Global lending outside the USA has hit a 7-year low, says the BIS (Bank for International Settlements), an international financial institution owned by the central banks of the world’s major economies.
The stock of dollar-denominated lending to emerging markets – a measure of liquidity conditions worldwide – declined to $3.2 trillion at the end of March 2016, a fall of $137 billion compared to March 2015.
However, this descending path may have reversed in recent months, the BIS adds, thanks to increased emerging market bond issuance and the rebound in capital inflows during the last quarter ending in June 2016.
The BIS wrote: “Since 2007, the basis for lending US dollars against most currencies, notably the euro and yen, has been negative: borrowing dollars through the FX swap market became more expensive than direct funding in the dollar cash market.” The two vertical lines indicate Leham Brothers bankruptcy period 15 Sept 2008, and when Eurozone authorities agree Greek debt relief, 26 Oct. 2011. (Image: bis.org)
Lending in euros to non-Eurozone borrowers
Euro loans to borrowers outside the Eurozone declined for the first time in two years, partly reflecting the renewed weakness of the EU’s banking sector as several financial institution cut back on their international lending activities.
However, with bond yields at record-low levels, bond issuance grew, raising total euro credit to residents outside the Eurozone by 4.2% to $2.3 trillion, BIS informed.
The move towards the euro as a financing currency is continuing apace as the divergence in monetary policy between the United States and the Eurozone expanded the gap between US and euro yields.
This means that American commercial enterprises can get dollar funding by using euro debts and then swapping them back into their own currency (dollars), although this adds to the pressures and strains in the cross-currency swap market, the BIS explained.
China’s total debt-to-GDP has been going up for the past ten years, apart from a slight dip during the 2008 global financial crisis. Much of the lending has gone to companies. If this lending gets out of control – i.e. giant defaults – the global economy would feel the effects in a big way. (Image: Adapted from IMF data)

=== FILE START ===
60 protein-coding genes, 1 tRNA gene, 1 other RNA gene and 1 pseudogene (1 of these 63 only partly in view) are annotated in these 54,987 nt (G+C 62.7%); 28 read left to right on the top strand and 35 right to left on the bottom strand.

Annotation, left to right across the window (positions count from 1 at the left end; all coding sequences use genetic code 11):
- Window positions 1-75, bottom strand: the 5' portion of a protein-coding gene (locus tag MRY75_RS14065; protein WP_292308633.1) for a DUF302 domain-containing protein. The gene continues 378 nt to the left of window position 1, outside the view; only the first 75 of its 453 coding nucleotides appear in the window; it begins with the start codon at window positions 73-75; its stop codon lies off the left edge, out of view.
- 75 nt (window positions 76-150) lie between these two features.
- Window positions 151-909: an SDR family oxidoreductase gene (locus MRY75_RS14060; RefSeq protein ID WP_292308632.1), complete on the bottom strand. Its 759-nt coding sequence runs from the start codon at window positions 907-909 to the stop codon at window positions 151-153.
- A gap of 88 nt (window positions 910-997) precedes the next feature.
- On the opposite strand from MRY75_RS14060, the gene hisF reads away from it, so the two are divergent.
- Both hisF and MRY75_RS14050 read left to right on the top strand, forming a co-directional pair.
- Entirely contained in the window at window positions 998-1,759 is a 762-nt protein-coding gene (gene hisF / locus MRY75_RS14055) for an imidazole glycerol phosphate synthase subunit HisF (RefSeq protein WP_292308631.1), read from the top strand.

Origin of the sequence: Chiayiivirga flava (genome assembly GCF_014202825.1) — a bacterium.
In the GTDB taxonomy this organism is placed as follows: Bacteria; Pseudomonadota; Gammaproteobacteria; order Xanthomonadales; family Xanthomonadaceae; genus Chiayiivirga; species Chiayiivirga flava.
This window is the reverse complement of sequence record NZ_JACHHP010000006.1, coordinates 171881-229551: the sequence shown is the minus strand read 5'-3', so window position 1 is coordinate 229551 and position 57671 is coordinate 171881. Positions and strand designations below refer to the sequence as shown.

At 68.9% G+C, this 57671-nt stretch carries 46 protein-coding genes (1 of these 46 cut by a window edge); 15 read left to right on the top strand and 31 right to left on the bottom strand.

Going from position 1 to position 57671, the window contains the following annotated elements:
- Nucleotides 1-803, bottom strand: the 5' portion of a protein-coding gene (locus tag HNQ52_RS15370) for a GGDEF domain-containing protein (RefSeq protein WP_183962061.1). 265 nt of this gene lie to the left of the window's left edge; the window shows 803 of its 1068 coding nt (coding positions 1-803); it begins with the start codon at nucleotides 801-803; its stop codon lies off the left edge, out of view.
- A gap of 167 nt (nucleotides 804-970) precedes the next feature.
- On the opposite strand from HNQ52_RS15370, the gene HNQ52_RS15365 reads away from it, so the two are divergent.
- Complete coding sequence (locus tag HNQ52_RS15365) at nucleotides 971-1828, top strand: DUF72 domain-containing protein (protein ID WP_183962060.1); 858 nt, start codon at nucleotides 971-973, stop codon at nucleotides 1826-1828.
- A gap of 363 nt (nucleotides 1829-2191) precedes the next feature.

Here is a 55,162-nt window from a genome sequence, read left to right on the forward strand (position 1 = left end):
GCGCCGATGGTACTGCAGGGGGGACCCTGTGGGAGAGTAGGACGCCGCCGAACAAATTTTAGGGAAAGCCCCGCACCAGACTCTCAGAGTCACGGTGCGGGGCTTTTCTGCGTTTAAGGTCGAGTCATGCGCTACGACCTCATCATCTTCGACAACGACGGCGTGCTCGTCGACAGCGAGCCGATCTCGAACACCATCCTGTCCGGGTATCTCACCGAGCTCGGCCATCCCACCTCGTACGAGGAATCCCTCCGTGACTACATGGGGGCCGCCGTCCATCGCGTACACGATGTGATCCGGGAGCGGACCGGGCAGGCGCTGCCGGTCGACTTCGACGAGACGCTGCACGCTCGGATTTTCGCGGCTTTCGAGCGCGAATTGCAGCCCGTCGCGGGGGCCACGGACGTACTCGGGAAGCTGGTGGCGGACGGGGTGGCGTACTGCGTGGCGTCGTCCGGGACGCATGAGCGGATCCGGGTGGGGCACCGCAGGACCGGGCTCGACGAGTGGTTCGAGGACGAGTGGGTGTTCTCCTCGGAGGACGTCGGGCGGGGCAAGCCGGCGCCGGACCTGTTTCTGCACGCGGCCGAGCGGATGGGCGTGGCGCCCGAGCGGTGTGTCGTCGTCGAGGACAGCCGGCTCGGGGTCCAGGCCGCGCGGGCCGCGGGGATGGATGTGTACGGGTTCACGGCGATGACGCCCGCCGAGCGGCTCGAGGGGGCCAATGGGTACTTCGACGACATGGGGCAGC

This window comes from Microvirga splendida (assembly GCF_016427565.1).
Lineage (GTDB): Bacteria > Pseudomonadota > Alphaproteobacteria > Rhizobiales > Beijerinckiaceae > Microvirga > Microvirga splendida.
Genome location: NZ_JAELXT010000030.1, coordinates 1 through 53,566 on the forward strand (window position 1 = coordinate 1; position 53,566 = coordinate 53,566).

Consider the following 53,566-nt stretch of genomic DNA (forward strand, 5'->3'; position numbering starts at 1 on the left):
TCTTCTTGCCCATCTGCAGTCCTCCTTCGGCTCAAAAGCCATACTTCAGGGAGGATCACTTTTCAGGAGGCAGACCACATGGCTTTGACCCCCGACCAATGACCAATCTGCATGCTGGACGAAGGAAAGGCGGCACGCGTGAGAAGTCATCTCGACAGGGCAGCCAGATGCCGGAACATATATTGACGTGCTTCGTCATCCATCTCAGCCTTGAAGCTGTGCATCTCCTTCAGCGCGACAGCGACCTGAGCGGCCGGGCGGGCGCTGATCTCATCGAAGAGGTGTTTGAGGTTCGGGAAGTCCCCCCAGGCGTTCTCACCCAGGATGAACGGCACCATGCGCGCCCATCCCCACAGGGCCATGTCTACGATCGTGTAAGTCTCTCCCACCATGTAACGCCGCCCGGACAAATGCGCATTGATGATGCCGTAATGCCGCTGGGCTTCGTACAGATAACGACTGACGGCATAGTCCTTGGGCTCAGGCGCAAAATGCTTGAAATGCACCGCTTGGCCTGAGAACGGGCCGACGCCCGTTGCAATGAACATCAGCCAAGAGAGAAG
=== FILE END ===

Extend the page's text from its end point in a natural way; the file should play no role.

During the first six months of this year, overall worldwide debt issuance rebounded across both the advanced and emerging economies, especially during the April-to-June period. By the end of June, the level of debt securities was 2.1% greater than it had been in June 2015.
Abnormally high lending growth in some nations
Despite an overall weak global credit market, some countries – namely Canada, China and some other Asian economies – showed abnormally high credit growth relative to their GDP (gross domestic product) sizes.
The BIS sees this as glaring alarm bells warning of the increased risk of financial overheating and distress in the months and perhaps years ahead.
Turkey, China, Canada and Brazil were picked out as nations that show the greatest risk in struggling to service their debts.
The increase in property prices was unusually High in Portugal, Japan and Germany, but close to historical trend in the rest of the world.
Is China heading for financial meltdown?
A key gauge of credit vulnerability shows China is now three times over the danger threshold and has continued to worsen, in spite of pledges by Li Keqiang, China’s Premier, to wean his nation’s economy off debt-driven growth before the situation becomes uncontrollable.
In its quarterly report, the BIS reported that China’s ‘credit-to-*GDP gap’ has reached a worrying 30.1%, the highest level ever, placing it altogether in a league of its own. It is also considerably higher than the scores recorded in 1997 during East Asia’s speculative boom or the US sub-prime bubble preceding the Lehman crisis.
** The GDP gap is an economy’s current GDP compared to its potential GDP.
The credit-to-GP gap measures deviation from normal patterns within an economy, thus stripping out behavioural and cultural variations.
Studies that have looked at previous banking crises across the world over the past half-century suggest that a score of more than 10 requires close and careful monitoring.
Outstanding loans in China have hit $28 billion, which is about the same as the commercial banking systems of Japan and the United States combined. If China lost control of that lending the resulting shock would be felt across the world. Just corporate debt in China has reached 171% of GDP, a figure that is giving experts, investors and regulators the jitters.
According to the BIS, there is enough evidence now for us to seriously worry about the health of the global financial system. Bond purchases by central banks and zero interest rates have left markets ultra-sensitive to the tiniest shifts in monetary policy – even rumours of a shift get everybody wondering whether to head for the hills.
Claudio Borio, Chief Economist at BIS, said:
“There has been a distinctly mixed feel to the recent rally – more stick than carrot, more push than pull. This explains the nagging question of whether market prices fully reflect the risks ahead.”
“Developments in the period under review have highlighted once more just how dependent on central banks markets have become. And their sensitivity to central banks’ every decision and utterance emerged in full force once again on Friday last week, when markets plunged and bond yields backed up following statements nuancing the prospects of the future course of policy in key jurisdictions.”
“It is becoming increasingly evident that central banks have been overburdened for far too long. As argued in detail in the latest BIS Annual Report, a more balanced policy mix is essential to bring the global economy into a more robust, balanced and sustainable expansion.”
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